How to write strong titles for Twitter, Facebook & blogs

by Socially Stacked

It is a real art to write attention-grabbing headlines, tweets and Facebook posts. You want to motivate readers to read, share or tweet directly. There’s also a bit of science behind this. Several social media experts have researched thousands of tweets, Facebook status updates and blog posts and saw a pattern in the titles and posts being shared.

Effective title for a blog post

There are many books written about writing an effective title. Most shared blog posts contain words like surprise, science, and criticism. What also works well is starting with a number. This way the reader knows immediately that he or she will see a numbered list.

Think of ’10 films on Netflix that you absolutely must see’ or ‘The 10 most authentic sights in Paris’.

People generally look for information in a blog post. When someone is looking for how to do something, you grab attention with a ‘This is how you’ title.

Suppose your washing machine is broken and you don’t know how to get it working again. Then you should definitely click on a blog titled ‘This is how to easily and quickly make your own washing machine’.

Finally, there are titles that promise exclusivity, which impresses the reader that he is going to learn something that few people know. For this reason you regularly see titles that start with ‘Some tips that hardly anyone knows about…’ or ‘The secret of…’.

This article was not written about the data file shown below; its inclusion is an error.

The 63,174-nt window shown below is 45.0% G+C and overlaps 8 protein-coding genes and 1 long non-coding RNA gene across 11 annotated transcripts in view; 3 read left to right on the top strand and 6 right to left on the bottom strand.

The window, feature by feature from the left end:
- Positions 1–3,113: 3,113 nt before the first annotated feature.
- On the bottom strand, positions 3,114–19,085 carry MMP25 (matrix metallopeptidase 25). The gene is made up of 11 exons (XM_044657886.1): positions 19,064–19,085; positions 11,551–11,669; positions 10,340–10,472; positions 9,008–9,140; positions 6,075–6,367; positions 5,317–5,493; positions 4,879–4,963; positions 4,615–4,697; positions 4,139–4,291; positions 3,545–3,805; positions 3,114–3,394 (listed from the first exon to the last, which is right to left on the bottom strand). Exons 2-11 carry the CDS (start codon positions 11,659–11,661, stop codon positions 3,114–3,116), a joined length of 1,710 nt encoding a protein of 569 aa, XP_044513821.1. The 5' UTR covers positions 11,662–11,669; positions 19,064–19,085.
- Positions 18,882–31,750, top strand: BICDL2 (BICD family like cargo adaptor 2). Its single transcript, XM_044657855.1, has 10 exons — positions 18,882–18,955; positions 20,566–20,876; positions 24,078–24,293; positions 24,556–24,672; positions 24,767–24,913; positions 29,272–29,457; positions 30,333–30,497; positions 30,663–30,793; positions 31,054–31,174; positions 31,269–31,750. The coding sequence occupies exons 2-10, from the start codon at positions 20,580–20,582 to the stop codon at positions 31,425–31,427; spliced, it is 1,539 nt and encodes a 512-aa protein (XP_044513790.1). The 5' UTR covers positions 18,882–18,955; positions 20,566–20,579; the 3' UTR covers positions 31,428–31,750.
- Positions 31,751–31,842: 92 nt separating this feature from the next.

More retweets on Twitter

Nowadays a lot of research has been done on formulas to increase the number of retweets on your Twitter account. For example, the relationship between the words that trigger action, the call-to-action, and an actual retweet and the number of retweets has been researched.

Based on the research of more than 2.7 million tweets by Dan Zarrella, it appears that there are seven words (and sentences) that lead to more retweets in particular.

The surprising result of the research was that the simple call ‘please help’ turned out to be the most effective.

The research was carried out on English-language tweets but you can also translate these into Dutch to test whether it leads to a growth in retweets. The top three most effective words/phrases are: please help, please retweet and please RT. So on Twitter it pays to ask the reader directly for help.

Use these words in your Facebook posts

There is a huge amount of information available about writing the ideal Facebook post. The general consensus is that you get the most interaction by addressing the reader directly. Think of a ‘would you’ post, where you post a picture and write something like: ‘Would you try this?’ ‘Would you eat that?’ ‘Would you ever?’.

One of the most effective ways to get people to do something is a simple one: check this out. Whether you want the user to read a new blog post you’ve created, visit a website, or click on a link to a destination page, this phrase is amazingly effective at encouraging people to dig a little deeper.

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